Display is excellent and has a wide viewing angle plus you can adjust the brightness. I do wish the display was a little bigger and mounted on the front of the radio VS the top so it would be easier to see the time if you wake up during the night.
Two separate alarms and can be programed for different days of the week.
Human Wake-up System – Alarm starts at a very low level and gradually builds up in volume. You can set the alarm to buzzer or radio broadcast. I hate being jolted out of bed by a nasty sounding alarm.
The jacks include DC power in, stereo earphone, AM external antenna, FM/weather external antenna, aux-in, external alert and grounding terminal.
I love the CL-100 display and the fact that it doubles so well as a proper alarm clock. At time of posting, I notice one on eBay for $44 shipped–I hope someone buys it before I do. (Seriously–I’m very tempted.)
Many thanks to SWLing Post reader, Jim T, who writes with the following inquiry:
Wondering if you can give me some guidance re: NOAA weather radios.
We’re looking to be better prepared for disasters, bad weather etc. and have narrowed our radio candidates to CC Crane, Sangean and Kaito.
AM/FM would be nice, hand cranking and solar as well, but just want to get NOAA alerts should we have an earthquake here in the NW. Willing to spend $50-100 for something quality with relevant features to it. Your thoughts would be appreciated!
Thanks for your message, Jim. There are dozens of inexpensive weather radio models on the market, but I know a few good options based on my personal experience.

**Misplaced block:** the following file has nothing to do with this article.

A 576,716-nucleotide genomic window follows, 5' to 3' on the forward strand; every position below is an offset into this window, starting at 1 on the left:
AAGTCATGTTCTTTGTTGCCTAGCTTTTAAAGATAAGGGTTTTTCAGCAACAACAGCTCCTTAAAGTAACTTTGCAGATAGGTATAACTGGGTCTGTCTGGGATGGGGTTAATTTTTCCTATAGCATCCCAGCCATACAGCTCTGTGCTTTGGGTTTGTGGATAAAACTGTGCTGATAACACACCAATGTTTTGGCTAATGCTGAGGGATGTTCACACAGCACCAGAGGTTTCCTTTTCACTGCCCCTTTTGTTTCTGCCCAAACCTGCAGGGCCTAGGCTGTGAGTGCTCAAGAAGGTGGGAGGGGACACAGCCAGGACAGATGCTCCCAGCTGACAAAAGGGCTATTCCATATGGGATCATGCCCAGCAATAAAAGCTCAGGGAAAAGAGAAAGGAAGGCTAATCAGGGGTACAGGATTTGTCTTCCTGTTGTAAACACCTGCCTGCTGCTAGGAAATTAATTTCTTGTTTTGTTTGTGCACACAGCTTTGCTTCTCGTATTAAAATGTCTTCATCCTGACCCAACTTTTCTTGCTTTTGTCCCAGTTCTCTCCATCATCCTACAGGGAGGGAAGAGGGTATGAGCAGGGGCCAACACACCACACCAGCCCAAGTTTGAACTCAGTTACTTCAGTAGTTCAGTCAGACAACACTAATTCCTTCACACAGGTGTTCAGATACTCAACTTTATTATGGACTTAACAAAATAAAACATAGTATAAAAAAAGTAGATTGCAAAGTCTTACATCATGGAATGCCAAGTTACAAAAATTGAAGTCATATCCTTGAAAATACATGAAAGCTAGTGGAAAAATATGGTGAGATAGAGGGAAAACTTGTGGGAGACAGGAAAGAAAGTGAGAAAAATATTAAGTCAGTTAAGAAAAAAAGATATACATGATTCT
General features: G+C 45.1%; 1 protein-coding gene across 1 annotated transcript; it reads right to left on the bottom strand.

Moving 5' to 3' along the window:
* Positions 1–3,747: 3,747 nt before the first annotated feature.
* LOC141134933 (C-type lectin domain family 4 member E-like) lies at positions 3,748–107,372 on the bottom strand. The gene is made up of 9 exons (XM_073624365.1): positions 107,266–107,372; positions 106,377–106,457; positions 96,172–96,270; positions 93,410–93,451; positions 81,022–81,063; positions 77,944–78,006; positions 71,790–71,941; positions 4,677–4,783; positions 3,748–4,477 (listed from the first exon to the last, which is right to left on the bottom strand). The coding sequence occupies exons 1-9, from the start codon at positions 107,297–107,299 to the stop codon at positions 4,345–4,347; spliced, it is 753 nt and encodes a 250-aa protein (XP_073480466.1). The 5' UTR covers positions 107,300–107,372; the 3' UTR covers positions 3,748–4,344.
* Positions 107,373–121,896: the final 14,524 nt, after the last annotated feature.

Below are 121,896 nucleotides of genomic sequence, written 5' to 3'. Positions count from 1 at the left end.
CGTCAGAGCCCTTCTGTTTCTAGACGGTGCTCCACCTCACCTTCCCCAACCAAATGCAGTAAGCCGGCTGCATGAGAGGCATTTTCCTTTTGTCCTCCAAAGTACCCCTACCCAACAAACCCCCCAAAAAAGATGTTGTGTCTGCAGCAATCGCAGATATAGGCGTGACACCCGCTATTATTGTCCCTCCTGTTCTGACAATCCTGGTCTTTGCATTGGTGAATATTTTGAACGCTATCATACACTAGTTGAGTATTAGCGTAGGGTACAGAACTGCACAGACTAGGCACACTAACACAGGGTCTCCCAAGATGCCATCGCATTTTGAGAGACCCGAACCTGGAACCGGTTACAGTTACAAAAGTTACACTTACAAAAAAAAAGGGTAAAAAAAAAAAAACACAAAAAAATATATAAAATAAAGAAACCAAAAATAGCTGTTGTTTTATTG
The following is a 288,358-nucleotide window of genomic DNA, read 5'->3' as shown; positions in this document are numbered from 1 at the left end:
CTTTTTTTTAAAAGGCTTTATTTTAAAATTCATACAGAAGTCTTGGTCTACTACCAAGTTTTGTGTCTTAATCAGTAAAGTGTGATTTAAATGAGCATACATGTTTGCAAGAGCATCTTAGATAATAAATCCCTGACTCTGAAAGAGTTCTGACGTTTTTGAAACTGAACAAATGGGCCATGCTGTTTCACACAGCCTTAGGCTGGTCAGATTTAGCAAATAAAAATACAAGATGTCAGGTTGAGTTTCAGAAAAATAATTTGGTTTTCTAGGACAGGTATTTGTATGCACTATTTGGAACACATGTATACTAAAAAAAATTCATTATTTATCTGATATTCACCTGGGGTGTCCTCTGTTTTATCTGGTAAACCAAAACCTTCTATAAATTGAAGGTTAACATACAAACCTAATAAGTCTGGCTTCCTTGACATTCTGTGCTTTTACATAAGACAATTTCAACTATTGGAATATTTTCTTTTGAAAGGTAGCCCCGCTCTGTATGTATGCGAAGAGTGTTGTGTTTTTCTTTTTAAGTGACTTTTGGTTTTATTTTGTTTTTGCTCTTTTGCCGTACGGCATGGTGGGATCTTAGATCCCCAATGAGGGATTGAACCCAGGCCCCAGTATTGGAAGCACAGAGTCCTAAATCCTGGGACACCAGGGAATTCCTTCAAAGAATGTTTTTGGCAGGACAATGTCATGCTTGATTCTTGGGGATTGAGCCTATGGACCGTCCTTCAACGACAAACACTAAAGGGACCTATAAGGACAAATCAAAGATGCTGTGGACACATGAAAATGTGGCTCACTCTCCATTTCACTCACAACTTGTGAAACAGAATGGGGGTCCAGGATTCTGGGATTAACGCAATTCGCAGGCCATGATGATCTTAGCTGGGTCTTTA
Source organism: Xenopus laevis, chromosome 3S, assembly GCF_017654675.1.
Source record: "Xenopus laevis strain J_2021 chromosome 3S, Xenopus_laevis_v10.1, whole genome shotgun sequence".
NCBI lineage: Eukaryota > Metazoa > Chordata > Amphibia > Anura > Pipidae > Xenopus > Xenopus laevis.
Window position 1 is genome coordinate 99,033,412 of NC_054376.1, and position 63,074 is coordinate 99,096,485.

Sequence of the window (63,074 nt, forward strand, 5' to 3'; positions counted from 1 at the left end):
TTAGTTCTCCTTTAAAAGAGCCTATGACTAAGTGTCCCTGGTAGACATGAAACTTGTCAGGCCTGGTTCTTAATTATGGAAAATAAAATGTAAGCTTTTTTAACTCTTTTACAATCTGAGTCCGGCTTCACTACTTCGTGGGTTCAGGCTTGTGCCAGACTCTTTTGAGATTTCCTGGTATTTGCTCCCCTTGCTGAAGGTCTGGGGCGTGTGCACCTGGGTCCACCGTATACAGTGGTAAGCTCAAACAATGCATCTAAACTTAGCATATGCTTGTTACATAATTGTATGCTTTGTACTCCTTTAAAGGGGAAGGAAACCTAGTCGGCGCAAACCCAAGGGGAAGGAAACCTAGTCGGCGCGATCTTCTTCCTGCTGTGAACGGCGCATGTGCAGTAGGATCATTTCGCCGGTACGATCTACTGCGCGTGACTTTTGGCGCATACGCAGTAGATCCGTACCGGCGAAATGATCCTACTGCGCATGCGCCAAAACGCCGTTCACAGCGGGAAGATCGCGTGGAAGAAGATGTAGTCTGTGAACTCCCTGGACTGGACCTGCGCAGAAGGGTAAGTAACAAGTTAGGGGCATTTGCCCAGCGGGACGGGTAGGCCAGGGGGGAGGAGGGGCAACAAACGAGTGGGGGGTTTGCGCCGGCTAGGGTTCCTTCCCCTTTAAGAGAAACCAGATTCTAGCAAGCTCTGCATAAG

If you’re looking for a weather radio to plug in and continuously monitor weather alerts through the S.A.M.E. system, I recommend a dedicated weather radio like theMidland WR120. These radios don’t typically have AM/FM functions, but are entirely devoted to the seven weather radio frequencies in the US and Canada (162.400, 162.425, 162.450, 162.475, 162.500, 162.525, and 162.550 MHz). They plug into mains power and the better ones have battery backup in case of power outages.
I have family that own the Midland WR120. They’ve used it for years and it’s worked flawlessly. Once you set up the radio with your preferred NOAA frequency and SAME alert regions, it will alarm and automatically play NOAA weather radio alerts when they’re issued for your area. My family use this for tornado and storm alerts.
The Midland WR120 uses three AA alkaline cells for emergency power back-up. It’s very much a “set it and forget it” radio and, in my opinion, a bargain at $29.99.
As with any SAME alert radio, be aware that sometimes the alarm can be annoying. Depending on where you live and how the alert system is set up, you might get notifications for isolated weather events on the other side of your county–the S.A.M.E. system cannot pinpoint your neighborhood.
Still, I believe S.A.M.E. notifications are worth any extra inconvenience, especially if you live in an area prone to sudden storms and earthquakes.